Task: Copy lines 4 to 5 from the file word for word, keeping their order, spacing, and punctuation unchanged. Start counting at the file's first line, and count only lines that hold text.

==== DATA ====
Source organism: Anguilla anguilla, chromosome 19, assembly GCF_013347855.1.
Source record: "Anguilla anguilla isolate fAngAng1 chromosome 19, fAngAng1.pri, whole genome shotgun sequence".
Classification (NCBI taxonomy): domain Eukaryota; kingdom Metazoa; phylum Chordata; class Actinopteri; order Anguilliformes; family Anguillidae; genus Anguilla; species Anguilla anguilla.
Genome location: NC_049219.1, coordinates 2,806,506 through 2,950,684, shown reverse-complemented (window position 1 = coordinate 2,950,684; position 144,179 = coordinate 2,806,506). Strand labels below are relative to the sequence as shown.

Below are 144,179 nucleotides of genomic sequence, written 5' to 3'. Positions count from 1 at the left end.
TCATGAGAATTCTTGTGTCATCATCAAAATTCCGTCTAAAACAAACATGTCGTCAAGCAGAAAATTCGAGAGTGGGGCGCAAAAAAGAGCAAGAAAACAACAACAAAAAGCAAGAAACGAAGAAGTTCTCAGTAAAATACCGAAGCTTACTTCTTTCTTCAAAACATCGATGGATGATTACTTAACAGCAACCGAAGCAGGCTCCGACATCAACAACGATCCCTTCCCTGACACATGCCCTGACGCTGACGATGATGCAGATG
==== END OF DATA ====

Genome location: NC_049219.1, coordinates 2,806,506 through 2,950,684, shown reverse-complemented (window position 1 = coordinate 2,950,684; position 144,179 = coordinate 2,806,506). Strand labels below are relative to the sequence as shown.

Below are 144,179 nucleotides of genomic sequence, written 5' to 3'. Positions count from 1 at the left end.